Kadeena Cox crowned Paralympic champion on two different tracks at Rio 2016
Four days after winning gold in the Velodrome, Kadeena Cox won gold on the track at the Paralympic Games.14 Sep 2016
Kadeena Cox GBR (left) reacts after winning the Women's 400m - T38 Final at the Olympic Stadium in Rio de Janeiro.
ⒸSimon Bruty for OIS/IOC
Great Britain’s Kadeena Cox can call herself a Paralympic champion on two separate tracks. Four days after winning gold at the Rio Olympic Velodrome, the 25-year-old added the women’s 400m T38 title to her resume on Wednesday (14 September), day seven of athletics at the Rio 2016 Paralympic Games.
“I crossed the line and I was like ‘Is this it? Have I really done it?’” Cox said. “I’m so happy and so glad that I’ve done it for everyone, everyone that has struggled with chronic conditions, to let them know that it’s not the end and they can achieve things.”
Cox can also call herself the world record holder in both events.
At the Olympic Stadium during the early session, Cox lowered the event’s global standard to 1:00.71. She beat out China’s Junfei Chen (1:01.34), who took silver at the 2015 World Championships in Doha, Qatar. Brazil’s home favourite Veronica Hipolito (1:03.14) concluded her first Paralympic Games with the bronze medal, adding to the silver she won in the 100m T38.
“The cross-training has actually benefited me so much,” said Cox, who won Paralympic gold in the women’s track cycling C 4-5 500m time trial. “I’m strong at the back end because I can cycle a 500m.”
It was a showdown among the top teenagers in the women’s 100m T35.
China’s 17-year-old Xia Zhou (13.66) upset Australian world record holder Isis Holt (13.75) for gold. Zhou entered Wednesday with the second fastest time in the world but held off the 15-year-old world champion. Great Britain’s World runner-up Maria Lyle, 16, took (14.41) the bronze medal.
“She [Holt] and the others are really strong. I wasn't expecting to win so I am really happy,” Zhou said. “I was just hoping to finish in the top three.”
Holt will still get to bid for Paralympic gold in Rio, taking on the 200m and 4x100m relay T35-38 events.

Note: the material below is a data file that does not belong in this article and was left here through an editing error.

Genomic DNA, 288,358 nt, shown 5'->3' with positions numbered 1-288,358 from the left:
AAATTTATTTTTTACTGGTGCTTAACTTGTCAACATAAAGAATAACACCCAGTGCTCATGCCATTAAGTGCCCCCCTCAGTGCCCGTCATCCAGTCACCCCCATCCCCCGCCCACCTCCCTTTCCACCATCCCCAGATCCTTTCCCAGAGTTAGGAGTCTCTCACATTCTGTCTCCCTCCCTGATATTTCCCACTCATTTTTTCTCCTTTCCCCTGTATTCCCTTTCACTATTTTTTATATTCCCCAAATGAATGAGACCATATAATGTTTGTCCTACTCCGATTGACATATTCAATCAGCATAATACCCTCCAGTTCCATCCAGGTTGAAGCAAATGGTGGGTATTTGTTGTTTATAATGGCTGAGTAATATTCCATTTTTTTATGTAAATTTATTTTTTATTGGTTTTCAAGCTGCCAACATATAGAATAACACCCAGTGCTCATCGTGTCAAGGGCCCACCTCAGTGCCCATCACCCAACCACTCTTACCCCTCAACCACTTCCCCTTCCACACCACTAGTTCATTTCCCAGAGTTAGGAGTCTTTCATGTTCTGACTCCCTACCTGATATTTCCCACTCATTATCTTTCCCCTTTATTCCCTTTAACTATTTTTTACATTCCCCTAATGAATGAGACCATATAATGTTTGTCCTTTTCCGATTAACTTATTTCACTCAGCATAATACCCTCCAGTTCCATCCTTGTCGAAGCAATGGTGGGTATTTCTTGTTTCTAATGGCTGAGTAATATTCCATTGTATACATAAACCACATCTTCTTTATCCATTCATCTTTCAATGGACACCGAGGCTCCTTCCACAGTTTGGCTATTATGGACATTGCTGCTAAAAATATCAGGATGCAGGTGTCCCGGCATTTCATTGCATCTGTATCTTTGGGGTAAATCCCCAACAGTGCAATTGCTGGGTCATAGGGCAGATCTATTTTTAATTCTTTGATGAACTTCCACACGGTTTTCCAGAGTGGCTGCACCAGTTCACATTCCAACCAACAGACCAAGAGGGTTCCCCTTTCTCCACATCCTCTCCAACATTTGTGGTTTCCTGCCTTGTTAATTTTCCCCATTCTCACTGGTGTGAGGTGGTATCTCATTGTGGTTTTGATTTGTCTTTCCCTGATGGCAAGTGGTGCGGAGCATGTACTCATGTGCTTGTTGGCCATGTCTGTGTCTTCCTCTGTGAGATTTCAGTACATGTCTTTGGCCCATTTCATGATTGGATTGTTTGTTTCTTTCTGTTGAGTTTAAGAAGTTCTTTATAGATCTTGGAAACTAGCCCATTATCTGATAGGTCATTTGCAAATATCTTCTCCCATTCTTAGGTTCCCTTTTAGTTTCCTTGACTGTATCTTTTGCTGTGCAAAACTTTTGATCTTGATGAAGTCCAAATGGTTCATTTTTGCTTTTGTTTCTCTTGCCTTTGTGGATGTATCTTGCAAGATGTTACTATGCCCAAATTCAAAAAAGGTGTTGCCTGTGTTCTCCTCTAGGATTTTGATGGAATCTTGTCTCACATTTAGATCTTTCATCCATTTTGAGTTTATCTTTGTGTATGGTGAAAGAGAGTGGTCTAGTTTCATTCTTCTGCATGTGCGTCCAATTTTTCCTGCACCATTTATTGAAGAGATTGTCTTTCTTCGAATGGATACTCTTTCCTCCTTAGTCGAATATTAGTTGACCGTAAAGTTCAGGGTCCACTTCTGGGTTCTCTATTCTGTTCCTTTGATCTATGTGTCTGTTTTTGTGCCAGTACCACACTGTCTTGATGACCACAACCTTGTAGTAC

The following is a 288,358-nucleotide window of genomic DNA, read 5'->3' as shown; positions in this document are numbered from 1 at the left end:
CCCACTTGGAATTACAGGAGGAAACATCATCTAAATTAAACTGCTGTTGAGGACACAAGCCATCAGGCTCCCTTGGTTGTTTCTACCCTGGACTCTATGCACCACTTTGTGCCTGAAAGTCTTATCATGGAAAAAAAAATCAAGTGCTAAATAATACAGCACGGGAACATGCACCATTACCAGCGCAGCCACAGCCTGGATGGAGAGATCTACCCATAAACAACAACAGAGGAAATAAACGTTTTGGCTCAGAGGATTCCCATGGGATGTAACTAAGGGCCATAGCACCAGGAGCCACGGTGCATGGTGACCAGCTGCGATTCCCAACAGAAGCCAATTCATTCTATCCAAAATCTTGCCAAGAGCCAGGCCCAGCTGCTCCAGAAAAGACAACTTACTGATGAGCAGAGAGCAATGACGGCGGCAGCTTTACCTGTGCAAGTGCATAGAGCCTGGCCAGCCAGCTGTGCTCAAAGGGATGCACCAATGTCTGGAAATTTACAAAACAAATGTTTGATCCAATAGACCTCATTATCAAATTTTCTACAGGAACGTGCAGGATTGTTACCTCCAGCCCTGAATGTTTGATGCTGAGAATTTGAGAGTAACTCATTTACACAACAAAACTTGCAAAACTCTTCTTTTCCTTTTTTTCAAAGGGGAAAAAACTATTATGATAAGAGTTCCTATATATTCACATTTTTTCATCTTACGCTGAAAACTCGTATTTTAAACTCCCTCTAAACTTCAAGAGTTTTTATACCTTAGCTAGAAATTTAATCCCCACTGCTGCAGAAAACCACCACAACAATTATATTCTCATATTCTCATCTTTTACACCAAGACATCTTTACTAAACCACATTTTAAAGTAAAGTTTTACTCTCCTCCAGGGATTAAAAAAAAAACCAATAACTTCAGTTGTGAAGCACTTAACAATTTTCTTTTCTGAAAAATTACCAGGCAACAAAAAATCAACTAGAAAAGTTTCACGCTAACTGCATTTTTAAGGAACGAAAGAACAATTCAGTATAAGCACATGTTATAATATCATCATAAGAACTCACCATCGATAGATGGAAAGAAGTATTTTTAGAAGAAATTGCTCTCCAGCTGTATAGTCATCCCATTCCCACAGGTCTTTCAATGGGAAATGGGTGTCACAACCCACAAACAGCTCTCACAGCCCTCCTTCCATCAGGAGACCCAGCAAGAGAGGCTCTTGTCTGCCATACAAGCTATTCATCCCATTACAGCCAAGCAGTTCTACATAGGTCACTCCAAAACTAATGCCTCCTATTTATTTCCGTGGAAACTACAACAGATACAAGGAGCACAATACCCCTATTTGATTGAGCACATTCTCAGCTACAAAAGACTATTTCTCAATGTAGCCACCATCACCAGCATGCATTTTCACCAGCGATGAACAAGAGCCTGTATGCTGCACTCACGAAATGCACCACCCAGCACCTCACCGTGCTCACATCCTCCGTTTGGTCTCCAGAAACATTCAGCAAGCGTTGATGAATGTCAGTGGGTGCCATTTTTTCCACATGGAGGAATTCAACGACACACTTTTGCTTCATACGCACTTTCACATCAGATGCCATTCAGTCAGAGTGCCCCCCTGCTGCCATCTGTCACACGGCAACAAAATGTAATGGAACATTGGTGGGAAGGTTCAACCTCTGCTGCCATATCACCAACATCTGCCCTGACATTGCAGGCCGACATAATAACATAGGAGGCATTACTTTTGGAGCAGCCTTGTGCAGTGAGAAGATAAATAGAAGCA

“They are all incredibly, incredibly fast,” Holt said. “It’s great running against such good competition. It's what we come here to do and they definitely delivered.”
World records were also set in Wednesday’s early sessions.
In the women’s long jump T37, China’s 18-year-old gold medal winner Xiaoyan Wen was leaping well beyond the world record mark. Her best jump came in the fourth attempt (5.14). Germany’s Franziska Liebhardt (4.42) successfully reached the podium in her second Paralympic appearance. Australia’s two-time Paralympian Jodi Elkington-Jones (4.30) also did not leave the Games empty-handed, going home with the bronze.
Italy’s Assunta Legnante (15.74) triumphed in the women’s shot put F11-12, defending the gold she won at London. Uzbekistan’s Safiya Burkhanova (15.05) took the silver, setting the world record in the F12 class. Mexico’s Worlds bronze medallist Rebeca Valenzuela Alvarez (13.05) completed the podium.
“I’m really happy despite all the pain,” Legnante said. “Here it wasn’t important how far I would throw but to get one centimetre more than my opponents.”
In his Paralympic debut, Uzbekistani teenager Aleksandr Svechnikov set the bar early in his second attempt (65.69), en route to the gold. Iran’s reigning Paralympic silver medallist Sajad Nikparast (62.74) and Serbia’s Worlds bronze medallist Nemanja Dimitrijevic (60.86) chased the 18-year-old but managed silver and bronze, respectively.
“I am feeling a very big joy,” Svechnikov said. “I couldn't believe that I would ever win the Games. It's a real shock for me, but I'm also very happy. I send greetings to my family, my sister, my brothers, to the whole country of Uzbekistan.”
Greece’s Che Jon Fernandes, the reigning world champion, added the Paralympic title to his name after winning the men’s shot put F53 with a throw of 8.44m. The USA’s Scot Severn had his best finish after three Paralympics with 8.41m for the silver. Iran’s Asadollah Azimi (8.14m) secured the bronze.
In the morning heats, the US trio of Tatyana McFadden, Amanda McGrory and Chelsea McClammer all recorded the fastest times to advance in the women’s 5,000m T54.
Germany’s Heinrich Popow won his heat in the men’s 100m T42 and will get a shot at defending his title. Australia’s world champion Scott Reardon clocked the fastest overall to take the second heat.
Brazil will have plenty to cheer for in the men’s 200m T11, after reigning Paralympic and world champion Felipe Gomes with guide Jonas de Lima Silva, and Worlds bronze medallist Daniel Silva and guide Heitor de Oliveira Sales, advanced into the finals.